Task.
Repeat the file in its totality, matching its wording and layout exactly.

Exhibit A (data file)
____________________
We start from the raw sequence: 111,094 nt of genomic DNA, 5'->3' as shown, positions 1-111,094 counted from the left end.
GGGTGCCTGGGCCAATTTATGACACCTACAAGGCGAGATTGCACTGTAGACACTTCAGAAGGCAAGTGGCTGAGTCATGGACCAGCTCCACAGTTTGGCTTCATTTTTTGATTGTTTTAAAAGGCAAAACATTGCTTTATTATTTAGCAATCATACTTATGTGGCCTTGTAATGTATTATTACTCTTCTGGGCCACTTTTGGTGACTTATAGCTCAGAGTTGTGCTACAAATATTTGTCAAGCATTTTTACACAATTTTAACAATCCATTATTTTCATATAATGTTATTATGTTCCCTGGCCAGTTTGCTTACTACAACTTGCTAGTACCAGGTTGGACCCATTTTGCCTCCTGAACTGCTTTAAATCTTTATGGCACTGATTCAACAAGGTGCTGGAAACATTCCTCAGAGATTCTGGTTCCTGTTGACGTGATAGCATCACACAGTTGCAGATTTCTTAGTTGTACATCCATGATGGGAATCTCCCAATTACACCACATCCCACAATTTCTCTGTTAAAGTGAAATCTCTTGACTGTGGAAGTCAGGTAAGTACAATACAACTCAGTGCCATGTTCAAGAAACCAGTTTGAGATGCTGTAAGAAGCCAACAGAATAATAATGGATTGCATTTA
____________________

We start from the raw sequence: 111,094 nt of genomic DNA, 5'->3' as shown, positions 1-111,094 counted from the left end.
GGGTGCCTGGGCCAATTTATGACACCTACAAGGCGAGATTGCACTGTAGACACTTCAGAAGGCAAGTGGCTGAGTCATGGACCAGCTCCACAGTTTGGCTTCATTTTTTGATTGTTTTAAAAGGCAAAACATTGCTTTATTATTTAGCAATCATACTTATGTGGCCTTGTAATGTATTATTACTCTTCTGGGCCACTTTTGGTGACTTATAGCTCAGAGTTGTGCTACAAATATTTGTCAAGCATTTTTACACAATTTTAACAATCCATTATTTTCATATAATGTTATTATGTTCCCTGGCCAGTTTGCTTACTACAACTTGCTAGTACCAGGTTGGACCCATTTTGCCTCCTGAACTGCTTTAAATCTTTATGGCACTGATTCAACAAGGTGCTGGAAACATTCCTCAGAGATTCTGGTTCCTGTTGACGTGATAGCATCACACAGTTGCAGATTTCTTAGTTGTACATCCATGATGGGAATCTCCCAATTACACCACATCCCACAATTTCTCTGTTAAAGTGAAATCTCTTGACTGTGGAAGTCAGGTAAGTACAATACAACTCAGTGCCATGTTCAAGAAACCAGTTTGAGATGCTGTAAGAAGCCAACAGAATAATAATGGATTGCATTTA